Development of mitochondrial gene replacement therapy.

[Full Text] [PubMed URL]

Journal:J Bioenerg Biomembr. 2004 Aug;36(4):387-93.
Authors:Khan SM, Bennett JP Jr.
Location/Contact:Center for the Study of Neurodegenerative Diseases, University of Virginia, Charlottesville, Virginia, USA.

Many "classic" mitochondrial diseases have been described that arise from single homoplasmic mutations in mitochondrial DNA (mtDNA). These diseases typically affect nonmitotic tissues (brain, retina, muscle), present with variable phenotypes, can appear sporadically, and are untreatable. Evolving evidence implicates mtDNA abnormalities in diseases such as Alzheimer's, Parkinson's, and type II diabetes, but specific causal mutations for these conditions remain to be defined. Understanding the mtDNA genotype-phenotype relationships and developing specific treatment for mtDNA-based diseases is hampered by inability to manipulate the mitochondrial genome. We present a novel protein transduction technology ("protofection") that allows insertion and expression of the human mitochondrial genome into mitochondria of living cells. With protofection, the mitochondrial genotype can be altered, or exogenous genes can be introduced to be expressed and either retained in mitochondria or be directed to other organelles. Protofection also delivers mtDNA in vivo, opening the way to rational development of mitochondrial gene replacement therapy of mtDNA-based diseases.Publication Types:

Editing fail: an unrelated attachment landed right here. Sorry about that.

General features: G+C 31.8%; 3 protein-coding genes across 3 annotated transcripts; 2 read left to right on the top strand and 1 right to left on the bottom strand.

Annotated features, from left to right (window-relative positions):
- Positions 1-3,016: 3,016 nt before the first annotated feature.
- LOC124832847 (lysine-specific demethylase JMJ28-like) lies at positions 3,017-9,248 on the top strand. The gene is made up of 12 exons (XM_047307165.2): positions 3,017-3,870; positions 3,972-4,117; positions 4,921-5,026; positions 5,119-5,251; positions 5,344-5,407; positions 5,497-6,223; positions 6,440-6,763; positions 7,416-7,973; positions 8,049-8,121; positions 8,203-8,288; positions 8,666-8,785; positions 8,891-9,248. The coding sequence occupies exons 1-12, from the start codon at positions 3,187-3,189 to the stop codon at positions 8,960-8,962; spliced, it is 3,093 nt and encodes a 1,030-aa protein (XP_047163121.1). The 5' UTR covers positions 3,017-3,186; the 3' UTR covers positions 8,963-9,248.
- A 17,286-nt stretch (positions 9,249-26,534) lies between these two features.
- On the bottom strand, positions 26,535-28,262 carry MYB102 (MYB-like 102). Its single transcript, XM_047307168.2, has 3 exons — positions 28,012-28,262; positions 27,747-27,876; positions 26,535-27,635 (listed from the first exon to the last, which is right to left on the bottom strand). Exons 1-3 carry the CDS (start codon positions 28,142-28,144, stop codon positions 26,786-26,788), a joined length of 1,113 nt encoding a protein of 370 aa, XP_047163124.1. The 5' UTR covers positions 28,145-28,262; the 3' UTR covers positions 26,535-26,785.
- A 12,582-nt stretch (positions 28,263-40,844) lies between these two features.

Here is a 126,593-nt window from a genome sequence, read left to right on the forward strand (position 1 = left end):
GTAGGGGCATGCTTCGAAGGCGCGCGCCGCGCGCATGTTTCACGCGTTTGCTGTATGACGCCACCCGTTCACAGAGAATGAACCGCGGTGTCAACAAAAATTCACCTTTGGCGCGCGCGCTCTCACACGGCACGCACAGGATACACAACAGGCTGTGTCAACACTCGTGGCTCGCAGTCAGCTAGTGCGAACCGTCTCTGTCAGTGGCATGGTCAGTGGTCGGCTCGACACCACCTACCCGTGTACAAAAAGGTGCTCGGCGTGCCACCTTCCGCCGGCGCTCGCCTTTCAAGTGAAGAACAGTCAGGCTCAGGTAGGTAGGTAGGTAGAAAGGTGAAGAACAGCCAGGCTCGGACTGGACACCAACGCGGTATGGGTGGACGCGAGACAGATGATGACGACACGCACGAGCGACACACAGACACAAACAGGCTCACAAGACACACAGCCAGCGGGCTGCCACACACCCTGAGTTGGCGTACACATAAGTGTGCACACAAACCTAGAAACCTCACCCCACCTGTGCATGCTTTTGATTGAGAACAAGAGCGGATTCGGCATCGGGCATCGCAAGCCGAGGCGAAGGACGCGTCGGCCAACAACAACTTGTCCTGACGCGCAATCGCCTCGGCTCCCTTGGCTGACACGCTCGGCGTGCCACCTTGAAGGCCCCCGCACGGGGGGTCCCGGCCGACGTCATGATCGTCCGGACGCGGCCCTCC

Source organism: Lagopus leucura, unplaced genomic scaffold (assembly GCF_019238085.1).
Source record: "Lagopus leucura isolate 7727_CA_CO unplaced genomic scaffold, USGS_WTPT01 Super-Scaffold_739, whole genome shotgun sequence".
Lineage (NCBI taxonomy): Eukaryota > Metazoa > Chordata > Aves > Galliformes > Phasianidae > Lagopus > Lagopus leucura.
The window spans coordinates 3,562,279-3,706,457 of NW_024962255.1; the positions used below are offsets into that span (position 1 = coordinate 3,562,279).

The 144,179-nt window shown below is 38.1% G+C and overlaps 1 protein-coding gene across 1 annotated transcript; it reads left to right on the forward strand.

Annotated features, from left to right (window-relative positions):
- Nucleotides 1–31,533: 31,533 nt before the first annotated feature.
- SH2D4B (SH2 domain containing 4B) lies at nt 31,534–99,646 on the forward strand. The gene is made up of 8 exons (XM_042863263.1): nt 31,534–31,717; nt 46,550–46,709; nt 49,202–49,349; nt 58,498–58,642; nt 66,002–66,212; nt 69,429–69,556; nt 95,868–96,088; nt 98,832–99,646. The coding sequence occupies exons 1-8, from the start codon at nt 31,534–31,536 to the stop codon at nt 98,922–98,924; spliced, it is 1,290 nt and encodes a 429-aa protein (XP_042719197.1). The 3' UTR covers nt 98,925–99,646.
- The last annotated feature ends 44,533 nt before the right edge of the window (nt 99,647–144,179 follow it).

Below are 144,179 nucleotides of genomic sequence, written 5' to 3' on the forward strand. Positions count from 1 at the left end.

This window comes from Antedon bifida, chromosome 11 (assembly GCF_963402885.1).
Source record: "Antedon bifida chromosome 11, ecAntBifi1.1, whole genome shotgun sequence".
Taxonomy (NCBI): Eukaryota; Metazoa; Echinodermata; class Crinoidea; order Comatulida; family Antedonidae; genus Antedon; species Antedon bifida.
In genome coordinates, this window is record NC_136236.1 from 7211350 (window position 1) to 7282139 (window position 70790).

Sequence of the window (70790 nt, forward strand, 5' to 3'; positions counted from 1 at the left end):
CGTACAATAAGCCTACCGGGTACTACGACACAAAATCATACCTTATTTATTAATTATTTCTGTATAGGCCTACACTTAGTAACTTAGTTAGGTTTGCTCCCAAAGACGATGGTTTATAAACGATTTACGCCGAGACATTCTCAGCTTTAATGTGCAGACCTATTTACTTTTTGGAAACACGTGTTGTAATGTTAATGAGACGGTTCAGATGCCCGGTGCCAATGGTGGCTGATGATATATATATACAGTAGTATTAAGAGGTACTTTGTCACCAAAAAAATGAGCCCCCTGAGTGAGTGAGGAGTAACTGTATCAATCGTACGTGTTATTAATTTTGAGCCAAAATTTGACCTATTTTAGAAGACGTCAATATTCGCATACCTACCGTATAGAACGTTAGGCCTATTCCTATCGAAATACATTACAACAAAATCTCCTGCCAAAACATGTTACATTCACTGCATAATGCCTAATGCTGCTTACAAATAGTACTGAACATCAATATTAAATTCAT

• Review
  • Review, Tutorial

PMID: 15377877 [PubMed - indexed for MEDLINE]